Audiobook Review: A Band of Brothers by William R. Forstchen

4 03 2011

A Band of Brothers (The Lost Regiment, Book 7) by William R. Forstchen

Read by Patrick Lawlor

Audible Frontiers

Genre: Military Science Fiction

Quick Thoughts: The darkest, and most desperate edition of an excellent series.

Grade: B-

A Band of Brothers is the seventh book in the Lost Regiment series. The series has a pretty basic plot, a regiment of Union soldiers from Maine during the civil war are inexplicably transported to another planet where they meet remnants of other lost humans who have become cattle to an alien race. Of course, fighting for freedom is what American soldiers do best. So they take on the alien hordes with guile, perseverance, an increasing technology base and a bunch of luck. As each book progresses the alien hordes become larger, more flexible and by book 7 equal in both modern technology and tactics. The series itself is an interesting “portal” type military fantasy that we have seen from authors like S.M. Stirling, Eric Flint, Taylor Anderson, and John Birmingham. Yet, one of the more interesting aspects of the Lost Regiment series is its base of a much lower technological starting point. Starting from a Civil War base has offered a nice little twist to the concept.

One problem with a long running military science fiction series is keeping it fresh. Sadly, this is one of the weaknesses of this series. With few exceptions, each novel is basically, “we beat back a big horde of aliens, but now we got to face an even bigger one.” That weakness aside, most novels of the Lost Regiment series are a whole lot of fun. Yet, in A Band of Brothers, that feeling of fun is destroyed. Andrew Keane, the leader of the military forces of the Republic, has been becoming a more and more beaten man, and has barely held the struggling Republic together, and now the leader of the Bantag is putting political pressure on him as well as military. Then Keane is injured, and begins to fall into despair. This brings about a very dark chapter in the series, with cultural strife and what seems like a never ending siege. It’s hard to enjoy a novel where everything seems to be falling apart, and that is what we have here. Characters you have grown to love have become despondent or just frustratingly complacent. You know that eventually something will pull it all together, but book 7 is definitely the darkness before the dawn. Despite its bleak mood, A Band of Brothers has many of the elements that make this series good, including a grand moment by one of the series best character which includes a fantastic ambush and rescue. Being that book 7 is the second to the last book in series makes a lot of the problems with the novel excusable, but readers will want to move quickly to book 8 before dwelling to much in the muck and mire of book 7.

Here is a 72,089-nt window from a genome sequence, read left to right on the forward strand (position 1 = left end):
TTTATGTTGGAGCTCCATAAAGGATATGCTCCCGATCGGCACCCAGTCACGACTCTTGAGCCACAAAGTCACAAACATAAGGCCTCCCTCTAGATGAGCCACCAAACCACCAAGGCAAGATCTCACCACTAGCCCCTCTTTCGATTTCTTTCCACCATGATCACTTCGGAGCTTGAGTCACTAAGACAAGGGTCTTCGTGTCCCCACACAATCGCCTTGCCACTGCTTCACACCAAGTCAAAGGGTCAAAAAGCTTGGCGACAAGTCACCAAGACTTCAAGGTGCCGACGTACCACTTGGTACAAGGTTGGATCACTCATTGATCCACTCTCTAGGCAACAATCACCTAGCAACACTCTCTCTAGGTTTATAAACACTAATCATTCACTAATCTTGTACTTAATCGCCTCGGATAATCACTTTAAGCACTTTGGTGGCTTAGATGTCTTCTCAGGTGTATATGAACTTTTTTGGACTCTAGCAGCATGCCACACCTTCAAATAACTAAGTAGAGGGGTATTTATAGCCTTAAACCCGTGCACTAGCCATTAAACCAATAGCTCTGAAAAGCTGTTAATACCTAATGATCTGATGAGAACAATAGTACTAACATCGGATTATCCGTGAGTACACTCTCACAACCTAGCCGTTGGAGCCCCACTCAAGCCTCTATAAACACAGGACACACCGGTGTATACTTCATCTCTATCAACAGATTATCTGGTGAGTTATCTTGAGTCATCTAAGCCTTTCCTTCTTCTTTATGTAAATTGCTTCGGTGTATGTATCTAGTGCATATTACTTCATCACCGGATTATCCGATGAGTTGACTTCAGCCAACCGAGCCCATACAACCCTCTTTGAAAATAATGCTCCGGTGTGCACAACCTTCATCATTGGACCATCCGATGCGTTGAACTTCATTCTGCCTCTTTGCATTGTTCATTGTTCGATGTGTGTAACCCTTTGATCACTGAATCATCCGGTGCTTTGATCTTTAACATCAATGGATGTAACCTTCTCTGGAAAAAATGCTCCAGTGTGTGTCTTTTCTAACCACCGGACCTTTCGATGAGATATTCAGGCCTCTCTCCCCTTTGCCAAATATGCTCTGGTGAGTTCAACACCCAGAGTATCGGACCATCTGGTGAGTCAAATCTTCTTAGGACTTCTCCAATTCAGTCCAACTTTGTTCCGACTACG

Patrick Lawlor again handles the narration, and again does a stellar job. He has a hard road, trying to fill accents of the American soldiers, as well as aliens, and displaced Germanic and Roman people. He handles the wide range of characters well, without becoming cartoonish. All together Lawlor makes the listening experience worthwhile, and brings a consistency to the series that is needed.

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